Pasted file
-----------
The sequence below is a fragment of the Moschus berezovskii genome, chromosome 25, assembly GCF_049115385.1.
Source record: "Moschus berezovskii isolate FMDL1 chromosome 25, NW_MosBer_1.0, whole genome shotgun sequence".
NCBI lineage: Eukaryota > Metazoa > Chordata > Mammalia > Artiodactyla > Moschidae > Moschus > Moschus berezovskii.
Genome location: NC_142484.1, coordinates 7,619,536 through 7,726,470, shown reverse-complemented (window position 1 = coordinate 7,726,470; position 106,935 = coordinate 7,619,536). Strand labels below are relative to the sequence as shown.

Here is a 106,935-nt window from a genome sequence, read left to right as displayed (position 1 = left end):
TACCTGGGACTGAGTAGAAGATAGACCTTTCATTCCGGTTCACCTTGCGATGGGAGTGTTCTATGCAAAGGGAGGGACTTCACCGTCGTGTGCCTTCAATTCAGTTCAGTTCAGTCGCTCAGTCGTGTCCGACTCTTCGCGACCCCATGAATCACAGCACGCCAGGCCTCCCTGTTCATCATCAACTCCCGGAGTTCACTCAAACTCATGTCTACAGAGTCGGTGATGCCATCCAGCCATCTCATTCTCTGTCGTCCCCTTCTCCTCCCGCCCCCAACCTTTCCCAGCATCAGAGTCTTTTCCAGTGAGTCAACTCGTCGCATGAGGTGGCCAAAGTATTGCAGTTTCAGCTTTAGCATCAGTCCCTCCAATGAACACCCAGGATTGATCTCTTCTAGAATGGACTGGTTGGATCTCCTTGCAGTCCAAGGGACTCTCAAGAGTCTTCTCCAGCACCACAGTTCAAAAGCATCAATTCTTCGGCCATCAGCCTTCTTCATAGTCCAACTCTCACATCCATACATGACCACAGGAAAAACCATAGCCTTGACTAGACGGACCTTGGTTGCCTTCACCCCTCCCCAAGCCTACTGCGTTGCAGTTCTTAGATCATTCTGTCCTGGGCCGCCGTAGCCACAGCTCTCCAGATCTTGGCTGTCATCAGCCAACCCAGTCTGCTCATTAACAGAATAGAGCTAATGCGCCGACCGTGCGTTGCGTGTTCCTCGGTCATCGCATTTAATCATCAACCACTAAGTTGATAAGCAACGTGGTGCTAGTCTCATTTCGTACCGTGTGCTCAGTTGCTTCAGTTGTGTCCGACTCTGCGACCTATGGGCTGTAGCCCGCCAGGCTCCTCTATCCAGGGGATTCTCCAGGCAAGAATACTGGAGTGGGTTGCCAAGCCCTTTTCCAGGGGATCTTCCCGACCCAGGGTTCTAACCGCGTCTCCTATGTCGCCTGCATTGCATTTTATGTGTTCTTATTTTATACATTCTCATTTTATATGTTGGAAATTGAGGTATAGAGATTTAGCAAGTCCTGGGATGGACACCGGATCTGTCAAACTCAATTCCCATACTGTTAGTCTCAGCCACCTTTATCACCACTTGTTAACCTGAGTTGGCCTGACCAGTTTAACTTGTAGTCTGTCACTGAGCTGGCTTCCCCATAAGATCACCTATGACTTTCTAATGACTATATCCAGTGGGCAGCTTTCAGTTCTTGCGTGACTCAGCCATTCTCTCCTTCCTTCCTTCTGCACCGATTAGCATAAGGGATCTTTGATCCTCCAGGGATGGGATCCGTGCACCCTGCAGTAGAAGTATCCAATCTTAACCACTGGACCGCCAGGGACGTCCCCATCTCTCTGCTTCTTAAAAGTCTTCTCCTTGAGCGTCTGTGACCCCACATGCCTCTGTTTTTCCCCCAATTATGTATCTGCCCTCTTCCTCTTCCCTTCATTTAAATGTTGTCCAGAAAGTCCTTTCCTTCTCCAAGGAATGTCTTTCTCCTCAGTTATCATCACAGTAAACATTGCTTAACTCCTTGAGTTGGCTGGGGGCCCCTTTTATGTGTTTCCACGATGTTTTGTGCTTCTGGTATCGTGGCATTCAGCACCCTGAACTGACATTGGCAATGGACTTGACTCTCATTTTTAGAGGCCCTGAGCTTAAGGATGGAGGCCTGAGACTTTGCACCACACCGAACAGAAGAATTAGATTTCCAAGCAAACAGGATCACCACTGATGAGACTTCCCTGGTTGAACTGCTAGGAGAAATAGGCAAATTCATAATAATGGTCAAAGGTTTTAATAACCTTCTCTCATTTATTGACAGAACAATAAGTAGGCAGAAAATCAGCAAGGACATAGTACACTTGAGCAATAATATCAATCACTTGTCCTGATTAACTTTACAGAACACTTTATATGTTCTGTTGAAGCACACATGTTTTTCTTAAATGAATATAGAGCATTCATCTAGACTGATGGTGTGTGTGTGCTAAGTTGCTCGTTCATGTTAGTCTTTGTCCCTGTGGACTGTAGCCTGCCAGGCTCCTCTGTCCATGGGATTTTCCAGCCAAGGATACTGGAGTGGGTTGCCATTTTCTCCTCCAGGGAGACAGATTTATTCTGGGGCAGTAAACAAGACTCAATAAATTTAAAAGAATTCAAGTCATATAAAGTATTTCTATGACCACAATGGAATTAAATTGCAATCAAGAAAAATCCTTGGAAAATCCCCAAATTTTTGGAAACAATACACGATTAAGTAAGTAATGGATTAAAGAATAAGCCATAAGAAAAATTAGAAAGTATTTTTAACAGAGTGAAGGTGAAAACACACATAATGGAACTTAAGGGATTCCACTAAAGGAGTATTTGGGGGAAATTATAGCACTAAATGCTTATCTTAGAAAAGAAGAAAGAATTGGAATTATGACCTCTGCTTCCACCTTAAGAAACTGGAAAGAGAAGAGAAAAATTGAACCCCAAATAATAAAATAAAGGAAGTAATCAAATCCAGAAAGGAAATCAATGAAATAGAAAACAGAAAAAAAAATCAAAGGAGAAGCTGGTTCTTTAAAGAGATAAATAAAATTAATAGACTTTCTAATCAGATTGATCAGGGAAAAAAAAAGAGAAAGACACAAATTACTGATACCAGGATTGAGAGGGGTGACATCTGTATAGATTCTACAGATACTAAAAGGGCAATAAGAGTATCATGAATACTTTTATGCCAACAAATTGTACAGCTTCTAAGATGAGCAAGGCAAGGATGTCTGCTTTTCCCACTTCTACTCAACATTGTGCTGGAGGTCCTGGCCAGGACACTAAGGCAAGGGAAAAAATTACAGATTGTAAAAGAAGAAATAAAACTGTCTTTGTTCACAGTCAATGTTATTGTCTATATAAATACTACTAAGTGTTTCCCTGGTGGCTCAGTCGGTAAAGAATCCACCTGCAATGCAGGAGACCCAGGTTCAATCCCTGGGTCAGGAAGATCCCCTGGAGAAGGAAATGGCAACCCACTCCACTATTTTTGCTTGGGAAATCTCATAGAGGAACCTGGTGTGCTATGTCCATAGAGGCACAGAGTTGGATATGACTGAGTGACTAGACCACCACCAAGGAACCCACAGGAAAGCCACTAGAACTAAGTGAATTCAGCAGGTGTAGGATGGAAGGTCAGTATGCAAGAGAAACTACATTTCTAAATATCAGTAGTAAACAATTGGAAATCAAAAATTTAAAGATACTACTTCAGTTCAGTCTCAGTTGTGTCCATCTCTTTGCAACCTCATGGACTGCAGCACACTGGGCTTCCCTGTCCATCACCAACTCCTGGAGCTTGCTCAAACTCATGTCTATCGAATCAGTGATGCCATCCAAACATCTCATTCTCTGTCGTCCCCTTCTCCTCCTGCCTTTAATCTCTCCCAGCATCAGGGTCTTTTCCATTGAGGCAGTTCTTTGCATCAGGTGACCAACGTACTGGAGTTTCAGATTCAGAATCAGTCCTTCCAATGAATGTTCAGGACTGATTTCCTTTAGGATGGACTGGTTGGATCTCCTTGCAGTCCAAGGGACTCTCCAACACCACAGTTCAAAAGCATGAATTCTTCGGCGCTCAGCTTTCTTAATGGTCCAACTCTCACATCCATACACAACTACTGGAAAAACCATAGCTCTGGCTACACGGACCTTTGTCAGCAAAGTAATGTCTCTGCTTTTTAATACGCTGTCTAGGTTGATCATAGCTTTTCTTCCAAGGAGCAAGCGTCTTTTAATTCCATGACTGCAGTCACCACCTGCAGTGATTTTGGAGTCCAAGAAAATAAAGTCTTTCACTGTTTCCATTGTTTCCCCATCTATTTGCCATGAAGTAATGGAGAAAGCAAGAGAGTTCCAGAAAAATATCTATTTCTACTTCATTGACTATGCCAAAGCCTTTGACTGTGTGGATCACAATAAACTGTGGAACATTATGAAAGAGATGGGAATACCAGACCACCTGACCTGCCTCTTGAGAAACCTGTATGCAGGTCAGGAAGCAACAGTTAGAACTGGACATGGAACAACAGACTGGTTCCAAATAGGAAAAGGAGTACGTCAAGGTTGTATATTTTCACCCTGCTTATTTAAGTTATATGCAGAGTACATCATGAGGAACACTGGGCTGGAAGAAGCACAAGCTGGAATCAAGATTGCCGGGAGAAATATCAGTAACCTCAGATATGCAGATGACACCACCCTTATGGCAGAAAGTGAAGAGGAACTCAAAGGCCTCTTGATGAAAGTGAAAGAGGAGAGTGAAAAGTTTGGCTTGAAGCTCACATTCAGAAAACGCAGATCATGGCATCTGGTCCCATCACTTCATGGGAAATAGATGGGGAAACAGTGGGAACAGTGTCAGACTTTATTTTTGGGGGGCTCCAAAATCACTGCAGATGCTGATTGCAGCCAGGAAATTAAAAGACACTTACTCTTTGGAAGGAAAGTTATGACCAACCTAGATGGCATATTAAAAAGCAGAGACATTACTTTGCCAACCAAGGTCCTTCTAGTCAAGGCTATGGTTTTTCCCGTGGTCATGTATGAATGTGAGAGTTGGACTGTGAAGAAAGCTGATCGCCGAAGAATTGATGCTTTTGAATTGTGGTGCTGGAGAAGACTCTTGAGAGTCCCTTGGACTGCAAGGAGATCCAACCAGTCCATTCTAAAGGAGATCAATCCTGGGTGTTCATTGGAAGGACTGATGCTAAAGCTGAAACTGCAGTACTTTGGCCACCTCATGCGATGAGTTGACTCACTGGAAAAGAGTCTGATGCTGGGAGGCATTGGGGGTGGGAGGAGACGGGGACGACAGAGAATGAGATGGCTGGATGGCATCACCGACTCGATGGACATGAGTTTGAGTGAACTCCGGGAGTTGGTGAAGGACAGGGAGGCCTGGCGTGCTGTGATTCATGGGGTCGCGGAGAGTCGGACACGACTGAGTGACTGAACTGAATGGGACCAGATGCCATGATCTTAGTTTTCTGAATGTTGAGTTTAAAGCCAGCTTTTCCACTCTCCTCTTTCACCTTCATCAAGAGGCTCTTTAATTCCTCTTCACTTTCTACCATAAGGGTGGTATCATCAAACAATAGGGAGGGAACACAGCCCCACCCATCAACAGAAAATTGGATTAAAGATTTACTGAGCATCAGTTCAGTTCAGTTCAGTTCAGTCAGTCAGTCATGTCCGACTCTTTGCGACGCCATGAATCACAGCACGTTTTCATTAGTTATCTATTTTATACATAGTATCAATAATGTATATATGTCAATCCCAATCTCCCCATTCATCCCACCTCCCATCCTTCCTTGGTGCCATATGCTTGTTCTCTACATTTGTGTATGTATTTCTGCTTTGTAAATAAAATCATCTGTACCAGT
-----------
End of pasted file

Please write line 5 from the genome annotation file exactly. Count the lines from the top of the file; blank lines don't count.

Here is a 106,935-nt window from a genome sequence, read left to right as displayed (position 1 = left end):